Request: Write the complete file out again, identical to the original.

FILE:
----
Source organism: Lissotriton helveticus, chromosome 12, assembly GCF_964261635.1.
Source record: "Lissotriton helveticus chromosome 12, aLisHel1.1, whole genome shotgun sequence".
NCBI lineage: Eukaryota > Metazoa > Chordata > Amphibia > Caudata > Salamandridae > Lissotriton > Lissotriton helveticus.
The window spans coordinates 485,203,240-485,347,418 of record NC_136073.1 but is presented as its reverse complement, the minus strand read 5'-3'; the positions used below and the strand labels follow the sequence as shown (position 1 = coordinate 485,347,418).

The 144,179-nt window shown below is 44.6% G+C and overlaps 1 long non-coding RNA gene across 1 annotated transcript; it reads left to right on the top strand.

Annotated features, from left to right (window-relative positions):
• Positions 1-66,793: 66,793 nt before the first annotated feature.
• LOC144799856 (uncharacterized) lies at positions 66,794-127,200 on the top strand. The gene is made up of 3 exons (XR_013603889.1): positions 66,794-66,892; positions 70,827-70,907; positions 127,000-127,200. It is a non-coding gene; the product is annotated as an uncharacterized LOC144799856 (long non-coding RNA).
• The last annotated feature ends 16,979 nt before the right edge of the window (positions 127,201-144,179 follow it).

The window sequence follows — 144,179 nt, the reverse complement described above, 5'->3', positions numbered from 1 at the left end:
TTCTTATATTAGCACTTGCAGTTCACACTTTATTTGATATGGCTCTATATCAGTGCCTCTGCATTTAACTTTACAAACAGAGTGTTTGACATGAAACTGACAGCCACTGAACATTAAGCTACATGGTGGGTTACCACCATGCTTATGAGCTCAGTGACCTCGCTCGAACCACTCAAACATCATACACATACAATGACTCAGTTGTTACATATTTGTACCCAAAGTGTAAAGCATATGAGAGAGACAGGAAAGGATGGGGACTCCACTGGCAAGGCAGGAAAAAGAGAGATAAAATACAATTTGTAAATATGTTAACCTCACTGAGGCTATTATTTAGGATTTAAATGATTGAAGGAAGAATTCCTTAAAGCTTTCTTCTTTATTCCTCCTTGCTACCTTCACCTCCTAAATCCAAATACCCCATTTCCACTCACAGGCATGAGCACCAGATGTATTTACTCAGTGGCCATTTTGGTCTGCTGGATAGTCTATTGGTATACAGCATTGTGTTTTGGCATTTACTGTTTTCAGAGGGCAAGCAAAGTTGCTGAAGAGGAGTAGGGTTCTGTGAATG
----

Source organism: Lissotriton helveticus, chromosome 12, assembly GCF_964261635.1.
Source record: "Lissotriton helveticus chromosome 12, aLisHel1.1, whole genome shotgun sequence".
NCBI lineage: Eukaryota > Metazoa > Chordata > Amphibia > Caudata > Salamandridae > Lissotriton > Lissotriton helveticus.
The window spans coordinates 485,203,240-485,347,418 of record NC_136073.1 but is presented as its reverse complement, the minus strand read 5'-3'; the positions used below and the strand labels follow the sequence as shown (position 1 = coordinate 485,347,418).

The 144,179-nt window shown below is 44.6% G+C and overlaps 1 long non-coding RNA gene across 1 annotated transcript; it reads left to right on the top strand.

Annotated features, from left to right (window-relative positions):
• Positions 1-66,793: 66,793 nt before the first annotated feature.
• LOC144799856 (uncharacterized) lies at positions 66,794-127,200 on the top strand. The gene is made up of 3 exons (XR_013603889.1): positions 66,794-66,892; positions 70,827-70,907; positions 127,000-127,200. It is a non-coding gene; the product is annotated as an uncharacterized LOC144799856 (long non-coding RNA).
• The last annotated feature ends 16,979 nt before the right edge of the window (positions 127,201-144,179 follow it).

The window sequence follows — 144,179 nt, the reverse complement described above, 5'->3', positions numbered from 1 at the left end:
TTCTTATATTAGCACTTGCAGTTCACACTTTATTTGATATGGCTCTATATCAGTGCCTCTGCATTTAACTTTACAAACAGAGTGTTTGACATGAAACTGACAGCCACTGAACATTAAGCTACATGGTGGGTTACCACCATGCTTATGAGCTCAGTGACCTCGCTCGAACCACTCAAACATCATACACATACAATGACTCAGTTGTTACATATTTGTACCCAAAGTGTAAAGCATATGAGAGAGACAGGAAAGGATGGGGACTCCACTGGCAAGGCAGGAAAAAGAGAGATAAAATACAATTTGTAAATATGTTAACCTCACTGAGGCTATTATTTAGGATTTAAATGATTGAAGGAAGAATTCCTTAAAGCTTTCTTCTTTATTCCTCCTTGCTACCTTCACCTCCTAAATCCAAATACCCCATTTCCACTCACAGGCATGAGCACCAGATGTATTTACTCAGTGGCCATTTTGGTCTGCTGGATAGTCTATTGGTATACAGCATTGTGTTTTGGCATTTACTGTTTTCAGAGGGCAAGCAAAGTTGCTGAAGAGGAGTAGGGTTCTGTGAATG